Then we have the lesser known sports which are steadily gaining more traction in the industry. Examples of these sports include triathlon and cycling, both of which are benefitting from a gradually increasing social following, especially with the rise in social media and travel meaning that both athletes and fans can travel to take part in and watch events occurring all over the world. Another factor for the growing influence of these sports is the focus on the athletes themselves, with top retail brands like Nike and Red Bull choosing to sponsor athletes in these growing sports sectors, providing them with a platform to promote both themselves and their sport.
Top retailers in the sports industry
When it comes to purchasing products in the sports industry, whether it’s workout gear for a local match, equipment for a local club, or merchandise to go and support your national team, the sports industry spans across the high street and ecommerce retail world. Some of the top retailers associated with sports products include sports specialist stores as well as marketplace and department stores:
- John Lewis
- Sports Direct
- JD Sports
- Run Active
Selecting the ideal retailer for a specific purchase will depend on the quality required and the price that the consumer is willing to pay, with the industry’s expansion into affordable and discount retailers meaning that sporting goods and pieces of equipment can be accessed by a wider and broader range of consumers.
Trends in the Sports industry
One of the leading trends across the sports industry in recent years has been the focus on technology and increasing connectivity across the industry and beyond. This not only refers to the concept of streaming live sporting events for an international audience, but also includes the rise in sports experience which are actually enhanced by technology. One very obvious example of this is the use of big screens at large sporting events in the USA, giving the captive audience access to direct and targeted advert which are selected by the teams and sponsors and which are becomingly an increasingly popular way of engaging with the audience during downtime at a big event. Without the provision of technology, these kinds of interactions would not be possible.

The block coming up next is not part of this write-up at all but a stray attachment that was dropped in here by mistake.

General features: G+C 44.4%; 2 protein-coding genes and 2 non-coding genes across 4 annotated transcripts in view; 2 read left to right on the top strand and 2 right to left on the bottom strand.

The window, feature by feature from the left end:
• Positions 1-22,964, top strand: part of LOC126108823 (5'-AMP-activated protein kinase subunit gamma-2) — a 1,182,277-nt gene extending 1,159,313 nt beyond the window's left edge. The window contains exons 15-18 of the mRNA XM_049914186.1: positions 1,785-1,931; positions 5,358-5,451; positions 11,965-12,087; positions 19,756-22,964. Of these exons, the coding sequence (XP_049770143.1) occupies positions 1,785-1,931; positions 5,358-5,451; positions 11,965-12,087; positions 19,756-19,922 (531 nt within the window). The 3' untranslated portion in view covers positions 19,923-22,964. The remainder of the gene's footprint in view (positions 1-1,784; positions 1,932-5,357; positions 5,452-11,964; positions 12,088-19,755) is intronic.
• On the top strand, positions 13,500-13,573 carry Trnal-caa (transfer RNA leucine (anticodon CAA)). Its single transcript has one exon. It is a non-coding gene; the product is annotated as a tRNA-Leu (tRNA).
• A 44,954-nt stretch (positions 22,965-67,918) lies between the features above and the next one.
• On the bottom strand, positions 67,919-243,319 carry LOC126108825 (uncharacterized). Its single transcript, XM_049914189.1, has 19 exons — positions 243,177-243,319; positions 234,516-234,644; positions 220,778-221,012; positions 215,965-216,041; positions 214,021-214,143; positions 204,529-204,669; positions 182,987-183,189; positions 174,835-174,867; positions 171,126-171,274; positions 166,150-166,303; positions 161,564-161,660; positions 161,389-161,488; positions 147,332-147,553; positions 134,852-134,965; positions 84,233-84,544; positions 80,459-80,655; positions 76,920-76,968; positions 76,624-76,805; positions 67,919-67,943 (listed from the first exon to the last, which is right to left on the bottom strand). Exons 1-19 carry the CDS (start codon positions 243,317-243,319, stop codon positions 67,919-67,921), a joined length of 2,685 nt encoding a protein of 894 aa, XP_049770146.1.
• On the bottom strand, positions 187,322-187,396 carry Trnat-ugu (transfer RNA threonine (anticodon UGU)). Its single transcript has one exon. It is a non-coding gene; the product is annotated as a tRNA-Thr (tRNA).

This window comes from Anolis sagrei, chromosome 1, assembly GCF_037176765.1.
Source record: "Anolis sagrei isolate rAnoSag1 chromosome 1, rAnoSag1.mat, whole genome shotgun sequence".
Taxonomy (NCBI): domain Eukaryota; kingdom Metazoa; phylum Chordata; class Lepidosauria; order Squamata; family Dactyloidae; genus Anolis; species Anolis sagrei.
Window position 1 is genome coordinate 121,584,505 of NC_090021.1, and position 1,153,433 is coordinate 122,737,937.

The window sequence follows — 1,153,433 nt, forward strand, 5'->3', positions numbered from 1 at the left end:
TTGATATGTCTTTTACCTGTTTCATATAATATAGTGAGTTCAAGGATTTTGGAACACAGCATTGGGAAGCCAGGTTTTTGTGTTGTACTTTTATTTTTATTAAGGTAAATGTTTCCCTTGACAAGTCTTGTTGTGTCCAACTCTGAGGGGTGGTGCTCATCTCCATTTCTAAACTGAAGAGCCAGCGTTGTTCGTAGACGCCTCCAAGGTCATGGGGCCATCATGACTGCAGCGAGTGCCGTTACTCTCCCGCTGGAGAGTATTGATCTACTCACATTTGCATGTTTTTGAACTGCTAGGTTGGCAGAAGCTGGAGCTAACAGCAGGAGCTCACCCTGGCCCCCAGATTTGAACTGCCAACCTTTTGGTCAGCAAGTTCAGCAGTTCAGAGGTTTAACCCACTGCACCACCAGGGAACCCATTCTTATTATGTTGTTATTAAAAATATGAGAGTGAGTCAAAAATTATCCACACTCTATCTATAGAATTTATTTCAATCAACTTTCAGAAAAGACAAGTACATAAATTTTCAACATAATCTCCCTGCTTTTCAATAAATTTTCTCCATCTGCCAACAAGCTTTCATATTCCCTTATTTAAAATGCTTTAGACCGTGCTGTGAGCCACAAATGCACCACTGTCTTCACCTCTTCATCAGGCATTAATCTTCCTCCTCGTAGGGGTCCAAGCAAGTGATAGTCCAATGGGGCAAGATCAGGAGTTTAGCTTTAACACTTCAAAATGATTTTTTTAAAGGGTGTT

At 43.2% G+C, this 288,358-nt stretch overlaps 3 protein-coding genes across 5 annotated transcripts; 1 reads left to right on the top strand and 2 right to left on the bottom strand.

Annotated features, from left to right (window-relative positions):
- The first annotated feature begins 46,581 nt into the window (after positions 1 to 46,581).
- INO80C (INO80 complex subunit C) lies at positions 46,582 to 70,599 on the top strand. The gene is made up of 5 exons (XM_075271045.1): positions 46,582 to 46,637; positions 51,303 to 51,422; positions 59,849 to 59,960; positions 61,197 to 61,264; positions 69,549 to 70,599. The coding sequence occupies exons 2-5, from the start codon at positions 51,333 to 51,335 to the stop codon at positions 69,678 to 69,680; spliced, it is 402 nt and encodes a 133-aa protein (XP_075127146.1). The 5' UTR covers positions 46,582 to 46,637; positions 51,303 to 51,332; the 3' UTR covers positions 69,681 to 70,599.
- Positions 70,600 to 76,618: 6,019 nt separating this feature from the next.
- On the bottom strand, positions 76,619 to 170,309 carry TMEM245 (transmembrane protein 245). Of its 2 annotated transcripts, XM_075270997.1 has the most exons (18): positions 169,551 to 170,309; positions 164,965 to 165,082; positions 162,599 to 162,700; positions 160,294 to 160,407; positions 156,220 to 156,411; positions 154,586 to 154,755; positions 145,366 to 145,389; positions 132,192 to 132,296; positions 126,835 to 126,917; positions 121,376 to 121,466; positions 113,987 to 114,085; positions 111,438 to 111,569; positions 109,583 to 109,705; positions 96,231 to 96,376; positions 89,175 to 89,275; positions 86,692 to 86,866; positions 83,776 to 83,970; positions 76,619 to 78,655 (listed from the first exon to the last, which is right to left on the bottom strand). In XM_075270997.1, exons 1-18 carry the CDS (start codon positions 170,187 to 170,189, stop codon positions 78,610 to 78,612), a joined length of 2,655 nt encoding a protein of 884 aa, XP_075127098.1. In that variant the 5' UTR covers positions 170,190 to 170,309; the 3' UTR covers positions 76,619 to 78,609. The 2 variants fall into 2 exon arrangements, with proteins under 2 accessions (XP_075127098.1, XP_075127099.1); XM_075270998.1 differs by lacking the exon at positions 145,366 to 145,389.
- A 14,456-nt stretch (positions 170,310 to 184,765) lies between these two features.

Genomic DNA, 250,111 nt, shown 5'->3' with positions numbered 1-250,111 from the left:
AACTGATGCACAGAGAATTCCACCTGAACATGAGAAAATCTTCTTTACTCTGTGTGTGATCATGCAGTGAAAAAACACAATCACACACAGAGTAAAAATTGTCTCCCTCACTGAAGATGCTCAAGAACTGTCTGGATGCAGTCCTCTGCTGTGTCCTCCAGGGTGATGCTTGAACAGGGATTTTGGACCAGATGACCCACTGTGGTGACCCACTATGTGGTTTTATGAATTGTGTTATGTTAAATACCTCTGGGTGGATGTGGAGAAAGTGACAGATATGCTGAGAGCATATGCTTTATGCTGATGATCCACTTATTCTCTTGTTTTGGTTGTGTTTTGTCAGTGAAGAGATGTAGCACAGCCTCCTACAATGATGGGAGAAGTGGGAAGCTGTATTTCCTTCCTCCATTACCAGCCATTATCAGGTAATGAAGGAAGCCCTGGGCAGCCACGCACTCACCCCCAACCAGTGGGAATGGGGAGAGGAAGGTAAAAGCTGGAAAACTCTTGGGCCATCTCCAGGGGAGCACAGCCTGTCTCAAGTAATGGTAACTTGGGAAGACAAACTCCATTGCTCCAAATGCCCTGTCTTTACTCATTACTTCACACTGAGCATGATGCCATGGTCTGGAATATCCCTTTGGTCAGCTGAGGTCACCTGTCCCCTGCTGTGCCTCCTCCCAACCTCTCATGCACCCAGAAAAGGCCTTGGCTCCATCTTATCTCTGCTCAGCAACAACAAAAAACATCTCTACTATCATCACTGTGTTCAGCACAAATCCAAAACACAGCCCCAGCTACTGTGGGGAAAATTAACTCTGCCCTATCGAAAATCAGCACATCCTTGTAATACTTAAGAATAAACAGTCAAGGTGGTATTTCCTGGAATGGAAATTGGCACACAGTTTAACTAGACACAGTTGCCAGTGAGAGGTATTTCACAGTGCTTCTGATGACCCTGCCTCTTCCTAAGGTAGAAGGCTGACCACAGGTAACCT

Another step forward in the sports industry thanks to technology comes in the form of virtual reality and augmented reality, which allow consumers to use their smartphones to become a part of the action. Live streaming is already a big part of the industry, but with smartphones growing more capable with regards to their technologies, users will soon be able to transport themselves to the game play through virtual reality and enjoy it as if they were in the stands. This is similar to the way in which sporting events have been replicated for virtual gaming and video games, again playing on the consumer desire to replicate and become a part of the games that they admire, and play alongside the professionals that they look up to. Fifa is one such game which has achieved monumental success over the last few years, capturing the imaginations of millions of players by letting consumers put themselves into the shoes of their favourite football players, and into the team uniforms of their top teams, and play as one of the team.